"Many people are not aware that there

are plans based on higher wholesale

speed tiers available on

the nbn access network, and

retailers tend to assign customers to

the cheaper plans that limit speeds,

which may not be much better than

their previous ADSL or other

connection."

Our program to reduce the backlog of time-consuming complex orders has delivered a 23 per cent reduction since it kicked off.

We have also partnered with RSPs to collaborate on process improvements that will change the way an end-user appointment is managed. For the RSPs who have elected to work with us, we are already seeing substantial improvements. 

When it comes to ‘using' the services over broadband networks, a satisfactory experience is heavily influenced by the observed download speed and whether this is what was expected with the product purchased.

This is particularly important at the time of day when most users are downloading videos: 'peak time'.

Many people are not aware that there are plans based on higher wholesale speed tiers available on the nbn access network, and retailers tend to assign customers to the cheaper plans that limit speeds, which may not be much better than their previous ADSL or other connection.

This is understandable as retailers fight to maintain market share, but it doesn’t align with what people want and expect of the nbn access network. We are helping people with what they should ask their retailers. 

We also know that a number of non-network elements can have a large impact on experience.

These include: in-home wiring, the type of modem/router and where it is positioned in the home. Simply using a better quality modem/router also has a huge impact on the experience online.

We are working with retailers and regulators to see what can be done to diagnose and remedy these issues so people can quickly get a very significant bump in performance. 

The time it takes to fix issues is also an important part of the experience and nbn is building tools that will help end users and RSPs to diagnose issues, identify where they exist in the various networks and potentially fix them without needing a technician.

Even if the industry gets these three interactions with the end user right all the time, there is still an issue of whether the community is properly informed.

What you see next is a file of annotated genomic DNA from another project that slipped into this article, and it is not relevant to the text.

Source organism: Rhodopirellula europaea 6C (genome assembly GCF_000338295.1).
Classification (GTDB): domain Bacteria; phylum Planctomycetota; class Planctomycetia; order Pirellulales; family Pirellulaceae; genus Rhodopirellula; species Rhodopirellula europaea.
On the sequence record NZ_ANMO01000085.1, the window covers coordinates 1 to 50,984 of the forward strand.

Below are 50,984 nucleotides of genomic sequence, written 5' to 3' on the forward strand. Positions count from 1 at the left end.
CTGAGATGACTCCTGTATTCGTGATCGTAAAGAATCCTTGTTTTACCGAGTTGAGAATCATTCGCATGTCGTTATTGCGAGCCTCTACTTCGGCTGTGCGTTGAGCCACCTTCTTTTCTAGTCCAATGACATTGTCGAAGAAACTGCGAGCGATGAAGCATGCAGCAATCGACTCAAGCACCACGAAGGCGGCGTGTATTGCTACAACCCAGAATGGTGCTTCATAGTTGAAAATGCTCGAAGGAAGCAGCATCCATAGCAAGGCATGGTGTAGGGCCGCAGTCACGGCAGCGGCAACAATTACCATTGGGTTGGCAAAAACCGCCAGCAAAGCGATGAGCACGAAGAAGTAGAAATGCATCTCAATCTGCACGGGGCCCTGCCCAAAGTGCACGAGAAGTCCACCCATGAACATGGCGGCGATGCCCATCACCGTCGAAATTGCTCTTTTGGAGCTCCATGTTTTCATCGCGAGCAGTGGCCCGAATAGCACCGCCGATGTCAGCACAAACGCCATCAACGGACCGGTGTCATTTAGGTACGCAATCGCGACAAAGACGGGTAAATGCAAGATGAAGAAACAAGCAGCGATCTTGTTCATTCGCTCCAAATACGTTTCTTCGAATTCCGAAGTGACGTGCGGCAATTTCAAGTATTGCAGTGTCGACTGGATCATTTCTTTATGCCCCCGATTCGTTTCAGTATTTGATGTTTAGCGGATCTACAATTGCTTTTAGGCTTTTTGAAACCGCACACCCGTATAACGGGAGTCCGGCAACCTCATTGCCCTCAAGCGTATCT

This relates to the understanding in the market around what is nbn’s role as the wholesaler.

In a recent survey we conducted, 20 per cent of respondents said they thought they should call Telstra to sort any network issue (even when their service provider wasn’t Telstra), 14% said they should call nbn and not their own retailer.

Something as simple as knowing who to talk to is vital for avoiding frustration and getting results. 

Perhaps the most interesting element of the surveys we do, however, is the variation in satisfaction by retailer.

If the underlying technology or network issues were solely, or even largely to blame, you would expect dissatisfaction to be distributed evenly across the retailers.

This is not the case.

We see significant variation in satisfaction between the best and worst performing retailers. This underscores that the way retailers manage their networks, their customers and their CVC allocations is pivotal in the overall experience people have.  

We know every one of the CEOs at the roundtable want an excellent experience for all of their customers and some are ahead of others in making this happen.

The road ahead

Essentially, nbn is undertaking two major tasks.

We are building the network as quickly and as cost-effectively as possible, as the government has instructed us to do.

At the same time, we are monitoring end-user experience issues and working with all parties to put in place the programs and processes to fix the issues as we approach completion in a couple of years.

What separates the nbn™ access network from earlier infrastructure projects, and from what other countries are doing, is that the network is for all Australians, wherever they live, and it is being constructed in record time.

No one ever said it would be simple, but the work we are undertaking with industry and government is already showing positive results and we are confident this will continue as we endeavour to make tomorrow better than yesterday for all Australians.

Bill Morrow